Because I’m not in a place of writing, but more of reflection and reading, I figured I’d throw in a bit that resonated with me from this evening’s reading.
For, I think, the first lessons with which one should saturate his understanding ought to be those which regulate his habits and his common sense; that will teach him to know himself and how both to die well and to live well.
That is all for now.
I hope you are all well.
I have spent a lot of time over the last two or three decades thinking about things such as emotion. I am, I think, more aware of how emotion works on the mind, behavior, and beliefs than most. I have much that I could still learn, but I feel like I have some understanding (dare I say ‘wisdom’?) worth paying attention to on the subject.
In the times when I have been most offended, defensive, and have pulled (or ran) away from something I did not like or want to hear, I have found that all that resulted was an overall loss. The times when my inability, unwillingness, and fear of facing a challenge and trying to find out why I was offended was never a victory.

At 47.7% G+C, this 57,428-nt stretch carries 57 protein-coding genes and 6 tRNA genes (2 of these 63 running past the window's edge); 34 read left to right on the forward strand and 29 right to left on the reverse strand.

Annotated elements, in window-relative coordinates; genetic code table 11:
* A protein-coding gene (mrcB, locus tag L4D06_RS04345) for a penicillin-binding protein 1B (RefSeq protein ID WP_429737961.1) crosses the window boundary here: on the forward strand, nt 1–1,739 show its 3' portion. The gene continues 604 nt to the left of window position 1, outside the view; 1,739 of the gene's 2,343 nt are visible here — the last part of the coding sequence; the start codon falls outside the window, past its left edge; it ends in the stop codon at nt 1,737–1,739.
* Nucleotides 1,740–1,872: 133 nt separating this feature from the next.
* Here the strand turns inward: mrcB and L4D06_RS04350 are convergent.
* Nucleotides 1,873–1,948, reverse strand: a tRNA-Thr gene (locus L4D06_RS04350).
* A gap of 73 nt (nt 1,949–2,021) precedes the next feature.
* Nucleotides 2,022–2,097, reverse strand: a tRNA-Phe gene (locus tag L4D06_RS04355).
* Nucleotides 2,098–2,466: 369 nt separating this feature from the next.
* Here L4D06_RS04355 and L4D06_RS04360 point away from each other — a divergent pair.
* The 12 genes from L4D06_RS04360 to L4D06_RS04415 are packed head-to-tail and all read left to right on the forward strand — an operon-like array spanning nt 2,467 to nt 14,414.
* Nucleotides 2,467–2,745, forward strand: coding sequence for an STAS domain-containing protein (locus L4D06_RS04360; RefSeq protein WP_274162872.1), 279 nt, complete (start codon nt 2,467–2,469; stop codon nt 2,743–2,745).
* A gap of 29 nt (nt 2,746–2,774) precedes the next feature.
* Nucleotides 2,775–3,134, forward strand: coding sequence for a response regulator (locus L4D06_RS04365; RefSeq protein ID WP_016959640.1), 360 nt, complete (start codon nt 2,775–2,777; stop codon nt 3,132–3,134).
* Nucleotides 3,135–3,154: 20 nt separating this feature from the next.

There are certainly times when an offending action leaves you with the wise course of simply walking away. There are times when offense has nothing to teach us. But there are other times when offense can be a great teacher, and we need to practice in order to tell the difference between the two. And it is quite easy to be wrong, so I tend to lean towards introspection in all cases of offense, disagreement, or even dislike of another idea or person.
If you are offended, even if you must walk away (if only temporarily), make sure to at least reflect on it. Be sure that the cause of the offense is not something rubbing against a fear, insecurity, or where you may simply be wrong.
In short, running or walking away from offense can be a way to hide from your potential to learn about yourself. Others, when they offend you, may have something to offer you. Be not deceived by offense; for it can often be a gateway to self-knowledge.